With the midterm elections less than three weeks away, the Centers for Disease Control and Prevention (CDC) has put itself in the national political controversy over schools, vaccines, and mandates. It is an issue that could amp up the already growing parents’ rights movement that appears to be helping the GOP.
A CDC panel voted unanimously Thursday to add the COVID vaccine to the recommended immunization schedule for children as young as six months.
“The decision to officially add COVID vaccination to the schedule now goes to the CDC. The agency is expected to sign off on the recommendation, but it is not required to do so,” NBC News reported.
CDC representatives were quick to point out that they don’t set vaccine policies for local governments. “States establish vaccine requirements for school children, not [the Advisory Committee on Immunization Practices] or CDC,” the agency said in a statement. The statement was released after a segment on Tucker Carlson’s Fox News show claiming the vote meant “will not be able to attend school without taking the COVID shot.”
“Thursday, CDC’s independent advisory committee (ACIP) will vote on an updated childhood immunization schedule. States establish vaccine requirements for school children, not [the Advisory Committee on Immunization Practices] or CDC,” the agency wrote in response to Carlson’s segment.
Given the anger parents have expressed over the impact of closed classrooms and the debate over vaccine mandates, CDC board members acknowledged the vote’s impact.
“This represents sort of a summary of existing recommendations. But I will acknowledge, I appreciate that there is a symbolism in adding COVID-19 to the childhood immunization schedule. And that symbolism is that we view this as routine and that we view this as COVID is here to stay,” said Dr. Matthew Daley, a member of the panel.
Advocates for parents said that is a moot point given the number of school systems and government agencies that default to CDC recommendations. Like Dr. Anthony Fauci’s recent complaint, “They always come back and say, ‘Fauci was responsible for closing schools.’ I had nothing to do [with it],” CDC critics note the recommendations had the same impact as mandates in many communities.
(And Fauci did, in fact, repeatedly call for schools to be closed.)
Only about one in five parents of children under age five have gotten them vaccinated thus far, according to the Kaiser Fund Foundation. They also found more than half (53 percent) of parents of those children say they will “definitely not” get their children the COVID-19 vaccine. Even parents who are vaccinated themselves are reluctant to get the shot for their young children.
Republicans have been working to position themselves as the pro-parent problem since the surprise victory of Glenn Youngkin in the Virginia gubernatorial election last year. Within hours of the CDC’s vote, retired Gen. Don Bolduc, who is running against incumbent Sen. Maggie Hassan, attacked the policy.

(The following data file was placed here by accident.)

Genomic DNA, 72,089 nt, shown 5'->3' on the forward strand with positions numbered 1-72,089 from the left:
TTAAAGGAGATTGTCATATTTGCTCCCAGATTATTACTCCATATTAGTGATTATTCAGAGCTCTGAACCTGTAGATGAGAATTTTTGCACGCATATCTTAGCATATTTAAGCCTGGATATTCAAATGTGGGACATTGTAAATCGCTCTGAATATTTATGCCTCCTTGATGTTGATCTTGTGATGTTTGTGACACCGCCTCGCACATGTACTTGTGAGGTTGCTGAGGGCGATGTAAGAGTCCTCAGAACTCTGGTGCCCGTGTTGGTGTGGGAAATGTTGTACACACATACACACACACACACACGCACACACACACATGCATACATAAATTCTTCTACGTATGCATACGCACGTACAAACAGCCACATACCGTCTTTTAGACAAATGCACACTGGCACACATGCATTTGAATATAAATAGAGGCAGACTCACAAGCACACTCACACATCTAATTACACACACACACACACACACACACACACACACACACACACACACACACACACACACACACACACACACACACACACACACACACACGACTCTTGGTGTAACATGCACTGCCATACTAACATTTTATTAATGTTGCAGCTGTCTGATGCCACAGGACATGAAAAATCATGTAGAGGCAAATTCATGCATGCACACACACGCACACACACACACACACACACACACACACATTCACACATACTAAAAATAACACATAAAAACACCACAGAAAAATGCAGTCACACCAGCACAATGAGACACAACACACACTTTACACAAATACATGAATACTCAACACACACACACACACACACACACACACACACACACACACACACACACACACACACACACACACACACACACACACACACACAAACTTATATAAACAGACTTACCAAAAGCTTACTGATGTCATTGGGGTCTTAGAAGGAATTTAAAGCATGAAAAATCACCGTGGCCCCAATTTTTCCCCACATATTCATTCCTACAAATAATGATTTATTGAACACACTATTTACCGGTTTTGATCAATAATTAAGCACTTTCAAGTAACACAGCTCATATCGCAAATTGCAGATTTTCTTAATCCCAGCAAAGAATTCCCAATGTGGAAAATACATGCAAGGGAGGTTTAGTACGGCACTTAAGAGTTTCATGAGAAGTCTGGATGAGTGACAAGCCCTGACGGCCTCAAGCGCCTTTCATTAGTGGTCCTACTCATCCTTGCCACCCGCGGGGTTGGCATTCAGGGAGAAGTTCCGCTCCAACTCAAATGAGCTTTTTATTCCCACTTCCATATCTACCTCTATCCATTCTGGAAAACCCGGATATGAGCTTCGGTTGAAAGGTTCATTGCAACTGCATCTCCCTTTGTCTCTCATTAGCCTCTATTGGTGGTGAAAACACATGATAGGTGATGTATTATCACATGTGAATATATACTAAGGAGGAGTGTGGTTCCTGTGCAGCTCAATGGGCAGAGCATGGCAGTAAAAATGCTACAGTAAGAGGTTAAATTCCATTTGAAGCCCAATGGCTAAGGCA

“Even President Biden has said the pandemic is over, and yet bureaucrats in Washington want us to inject our youngest with a vaccine they don’t need and parents aren’t asking for,” Bolduc said. “If there was ever a moment that encapsulated all that is at stake in next month’s election, it’s this. Joe Biden, Maggie Hassan, and liberals in Congress think that they have all the answers on everything under the sun, including the medical decisions made for our two-year-olds. I believe that these are matters best left to parents and doctors.
“The left is right: medical choice and freedom are on the ballot in November, and I am looking forward to that debate — especially right here in the Live Free or Die state.”
Hassan declined to respond to requests for comment, but she’s long been an advocate for COVID vaccine mandates and supported Biden’s policy — later stalled in court — to put federal workers’ jobs at risk if they didn’t get vaccinated. She argued that vaccines could be mandated for members of the military and school-aged children, so the government has the power to mandate them for everyone.
New Hampshire parents aren’t likely to face this question as long as the GOP stays in power. Last year, the legislature passed an “immunization freedom” bill prohibiting the state from denying people access to public spaces — including colleges and universities — if they are not immunized. The law does allow K-12 schools to impose vaccine mandates, however.
Asked by NHJournal if New Hampshire will impose the CDC guidelines on local schools, Gov. Chris Sununu said, “As has been New Hampshire’s policy for decades — this is a matter for New Hampshire’s legislature to determine.”
Sununu’s Democratic opponent, however, has been a supporter of government-mandated COVID vaccines for school children. He co-sponsored a bill requiring COVID-19 vaccinations for school attendance statewide, including postsecondary schools.
“I think saying, ‘People need to make the best choice for themselves’ is sending a mixed message,” said state Sen. Jay Kahn (D-Keene), one of the bill’s sponsors. “The message should be that everybody should be vaccinated.”
In the new Monmouth University poll, Republicans have a 64-29 percent advantage on the generic ballot question. A debate over forcing the COVID vaccine on five year olds is unlikely to help Democrats turn that around.